Was Trek ever really intelligent sci-fi?

Discussion in 'General Trek Discussion' started by King Daniel Beyond, Apr 6, 2014.

  1. King Daniel Beyond

    King Daniel Beyond Admiral Admiral

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    Star Trek has a reputation for being intelligent science fiction. I'm not sure how it got it, because to me it's been about evil transporter duplicates, monsters in underground caves, ham-fisted morals, evil twin universes, tribbles and other comic book-style larger than life adventures with mostly (or not-so-mostly, in some cases) likeable characters. When Trek tried to be smart, it played out pretty much the same as above but with everyone wearing grim faces. There are always big gaps in common sense (V'Ger: A godlike entity which never thought to wipe the muck of it's own name plate), incredibly dodgy science (all that psychedelic screensaver stuff they fly through to get to V'Ger) and a cornball ending (It was an ancient Earth probe all along!)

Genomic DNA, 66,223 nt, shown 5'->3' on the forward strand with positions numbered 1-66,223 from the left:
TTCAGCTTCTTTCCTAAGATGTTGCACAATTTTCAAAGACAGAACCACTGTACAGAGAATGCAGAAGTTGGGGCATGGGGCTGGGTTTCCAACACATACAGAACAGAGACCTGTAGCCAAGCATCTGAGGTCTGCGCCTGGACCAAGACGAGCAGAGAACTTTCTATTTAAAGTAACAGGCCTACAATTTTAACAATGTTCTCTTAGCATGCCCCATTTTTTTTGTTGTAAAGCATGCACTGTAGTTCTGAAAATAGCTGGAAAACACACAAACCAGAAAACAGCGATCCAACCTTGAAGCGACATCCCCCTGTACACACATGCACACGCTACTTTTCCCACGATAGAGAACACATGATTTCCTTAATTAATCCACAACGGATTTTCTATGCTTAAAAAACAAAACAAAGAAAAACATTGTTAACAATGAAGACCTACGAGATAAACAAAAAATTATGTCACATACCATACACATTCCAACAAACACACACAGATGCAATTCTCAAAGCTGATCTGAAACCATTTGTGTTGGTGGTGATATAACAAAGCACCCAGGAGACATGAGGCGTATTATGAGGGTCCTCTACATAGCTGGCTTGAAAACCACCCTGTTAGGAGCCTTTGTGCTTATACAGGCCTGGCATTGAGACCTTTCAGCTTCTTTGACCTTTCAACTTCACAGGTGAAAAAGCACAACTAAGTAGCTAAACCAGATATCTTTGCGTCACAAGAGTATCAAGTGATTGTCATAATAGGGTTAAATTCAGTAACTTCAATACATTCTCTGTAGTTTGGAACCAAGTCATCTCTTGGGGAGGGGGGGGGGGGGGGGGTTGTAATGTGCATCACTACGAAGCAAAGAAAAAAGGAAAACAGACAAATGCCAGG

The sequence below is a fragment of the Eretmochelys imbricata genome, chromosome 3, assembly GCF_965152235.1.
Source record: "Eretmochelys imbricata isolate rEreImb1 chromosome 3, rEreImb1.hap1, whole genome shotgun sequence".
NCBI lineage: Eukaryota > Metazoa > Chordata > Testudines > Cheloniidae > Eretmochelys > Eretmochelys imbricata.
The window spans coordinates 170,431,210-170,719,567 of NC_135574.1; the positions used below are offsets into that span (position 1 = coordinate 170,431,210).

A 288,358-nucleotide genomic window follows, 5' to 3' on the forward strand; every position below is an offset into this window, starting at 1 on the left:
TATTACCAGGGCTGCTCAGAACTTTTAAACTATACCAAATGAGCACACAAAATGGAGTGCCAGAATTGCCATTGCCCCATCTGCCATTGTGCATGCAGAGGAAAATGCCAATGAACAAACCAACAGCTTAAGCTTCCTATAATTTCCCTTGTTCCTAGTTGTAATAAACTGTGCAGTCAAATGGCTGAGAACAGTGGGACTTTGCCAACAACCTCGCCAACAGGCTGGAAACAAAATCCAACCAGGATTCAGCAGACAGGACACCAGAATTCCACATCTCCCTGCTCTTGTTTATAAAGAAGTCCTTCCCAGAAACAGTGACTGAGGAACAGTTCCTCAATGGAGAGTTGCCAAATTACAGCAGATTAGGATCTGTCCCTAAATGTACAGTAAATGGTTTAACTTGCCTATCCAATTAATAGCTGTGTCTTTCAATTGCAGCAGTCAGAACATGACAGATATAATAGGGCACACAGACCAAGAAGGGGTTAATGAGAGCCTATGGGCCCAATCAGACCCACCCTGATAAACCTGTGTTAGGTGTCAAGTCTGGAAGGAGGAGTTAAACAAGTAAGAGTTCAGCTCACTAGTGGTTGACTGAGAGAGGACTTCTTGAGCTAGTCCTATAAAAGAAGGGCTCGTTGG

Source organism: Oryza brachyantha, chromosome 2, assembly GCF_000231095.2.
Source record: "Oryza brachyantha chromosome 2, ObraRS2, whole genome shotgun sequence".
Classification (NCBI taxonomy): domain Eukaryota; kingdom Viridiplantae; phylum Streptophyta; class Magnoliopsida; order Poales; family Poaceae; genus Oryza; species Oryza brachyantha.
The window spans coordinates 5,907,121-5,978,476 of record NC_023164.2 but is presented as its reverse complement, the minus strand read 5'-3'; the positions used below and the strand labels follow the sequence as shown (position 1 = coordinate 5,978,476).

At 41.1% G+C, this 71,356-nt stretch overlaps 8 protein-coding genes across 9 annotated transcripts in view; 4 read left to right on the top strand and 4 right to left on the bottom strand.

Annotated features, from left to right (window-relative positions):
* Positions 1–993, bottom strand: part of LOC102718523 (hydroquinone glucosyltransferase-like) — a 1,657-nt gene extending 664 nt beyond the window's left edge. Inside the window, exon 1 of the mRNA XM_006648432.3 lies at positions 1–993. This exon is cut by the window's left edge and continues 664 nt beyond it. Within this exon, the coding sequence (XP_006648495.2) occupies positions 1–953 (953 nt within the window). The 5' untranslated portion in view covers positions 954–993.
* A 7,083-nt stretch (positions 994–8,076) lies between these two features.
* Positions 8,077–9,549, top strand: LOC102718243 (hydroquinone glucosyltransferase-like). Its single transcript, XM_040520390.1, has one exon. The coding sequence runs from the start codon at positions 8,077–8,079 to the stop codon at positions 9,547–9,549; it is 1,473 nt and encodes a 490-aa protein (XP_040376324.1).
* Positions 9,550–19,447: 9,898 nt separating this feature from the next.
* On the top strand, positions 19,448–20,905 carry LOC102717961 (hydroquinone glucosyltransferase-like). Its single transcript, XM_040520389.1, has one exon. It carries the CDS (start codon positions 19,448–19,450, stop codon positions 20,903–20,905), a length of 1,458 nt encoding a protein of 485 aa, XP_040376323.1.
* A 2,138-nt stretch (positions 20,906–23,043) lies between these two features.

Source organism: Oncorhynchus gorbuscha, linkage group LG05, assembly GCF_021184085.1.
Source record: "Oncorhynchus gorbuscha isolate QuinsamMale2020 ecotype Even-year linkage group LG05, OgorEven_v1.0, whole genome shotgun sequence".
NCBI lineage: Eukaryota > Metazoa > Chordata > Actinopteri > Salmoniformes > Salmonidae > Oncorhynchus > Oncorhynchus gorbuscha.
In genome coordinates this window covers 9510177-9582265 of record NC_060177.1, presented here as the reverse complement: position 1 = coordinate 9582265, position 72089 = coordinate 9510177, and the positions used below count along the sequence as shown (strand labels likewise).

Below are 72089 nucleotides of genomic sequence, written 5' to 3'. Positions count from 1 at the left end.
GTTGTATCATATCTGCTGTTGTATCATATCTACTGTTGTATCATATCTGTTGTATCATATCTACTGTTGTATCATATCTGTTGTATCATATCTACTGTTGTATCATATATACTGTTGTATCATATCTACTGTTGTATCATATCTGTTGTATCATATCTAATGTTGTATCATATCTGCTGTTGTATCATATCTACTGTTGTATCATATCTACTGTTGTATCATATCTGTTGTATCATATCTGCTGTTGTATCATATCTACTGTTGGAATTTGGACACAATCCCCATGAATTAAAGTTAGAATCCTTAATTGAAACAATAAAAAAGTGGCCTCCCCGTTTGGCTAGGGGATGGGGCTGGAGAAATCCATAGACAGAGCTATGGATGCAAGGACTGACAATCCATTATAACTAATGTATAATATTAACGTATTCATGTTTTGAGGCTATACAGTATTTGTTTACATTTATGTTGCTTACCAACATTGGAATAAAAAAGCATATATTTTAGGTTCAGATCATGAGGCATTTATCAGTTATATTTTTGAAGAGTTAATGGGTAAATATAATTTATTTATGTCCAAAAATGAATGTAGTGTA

How did The Next Generation ever manage to hold on to it's serious reputation after such undignified disasters as "Code of Honor", "Haven", "Rascals", the soap opera nonsense of "The Masterpiece Society" or the goofy Blob of Pure Evil in "Skin of Evil"? Is it the way the crew carry themselves, the technobabble, or late 80's/early 90's advertising hype building up the image of smart science fiction in fans' minds? As a kid who grew up watching TNG, I bought it at the time, but I don't see any substance behind that hype now.